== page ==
Morbid obesity is defined as having a Body Mass Index (BMI) of 40 or more. Additionally, those with a BMI of 35 or more who have serious health conditions as a result of their weigh are also considered to be morbidly obese.
Morbid obesity can lead to a variety of health complications, some of which are listed below:
- Metabolic syndrome, in which cholesterol, blood pressure, and blood sugar are all too high
- Type 2 diabetes
- High blood pressure
- High cholesterol
- Heart disease
- Obstructive sleep apnea
- Cancer, including cervical, uterus, gallbladder, pancreatic, colon, rectum, esophageal, liver, ovarian, and prostate cancers
- Gallbladder disease and gallstones
- Osteoarthritis, particularly in weight-bearing joints
- Erectile dysfunction
- Irregular periods
- Nonalcoholic fatty liver disease, in which fat builds up on the liver and causes inflammation
The above list is just the physical health complications that result from morbid obesity. The impact it can have on your quality of life can also lead to depression and social anxiety. It may also cause temporary and long-term disability.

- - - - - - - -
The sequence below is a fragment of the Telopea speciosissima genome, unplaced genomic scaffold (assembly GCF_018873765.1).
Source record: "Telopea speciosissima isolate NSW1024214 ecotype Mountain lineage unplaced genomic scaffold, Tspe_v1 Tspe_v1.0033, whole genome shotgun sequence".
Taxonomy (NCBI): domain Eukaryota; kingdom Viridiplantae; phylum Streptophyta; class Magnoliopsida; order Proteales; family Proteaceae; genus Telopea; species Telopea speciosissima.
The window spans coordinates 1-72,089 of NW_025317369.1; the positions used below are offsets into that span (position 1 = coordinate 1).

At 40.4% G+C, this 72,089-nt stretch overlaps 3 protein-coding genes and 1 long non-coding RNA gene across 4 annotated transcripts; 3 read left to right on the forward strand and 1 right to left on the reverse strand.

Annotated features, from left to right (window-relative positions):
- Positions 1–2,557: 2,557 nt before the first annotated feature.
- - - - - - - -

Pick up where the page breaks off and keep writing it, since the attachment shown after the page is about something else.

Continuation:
Treatment and Prevention
The primary way to treat morbid obesity (and to promote overall health) is diet and exercise. Eating the right nutrients, avoiding foods high in fat and sugar, and burning calories by staying active all help with weight control. These also help prevent weight gain (or regain) by improving your mood and increasing energy levels.
In some cases, your best efforts to lose weight through healthy eating and regular exercise may be unsuccessful. In these cases, you may need to resort to more dramatic measures. Bariatric surgeries may be necessary to give you the extra edge you need to lose weight and keep it off.
If it seems you have tried everything and you need additional help to conquer morbid obesity, contact the office of Malladi Bariatrics and Advanced Surgery to schedule an appointment. Dr. Malladi can help you get the help you need to reclaim your health and improve your quality of life.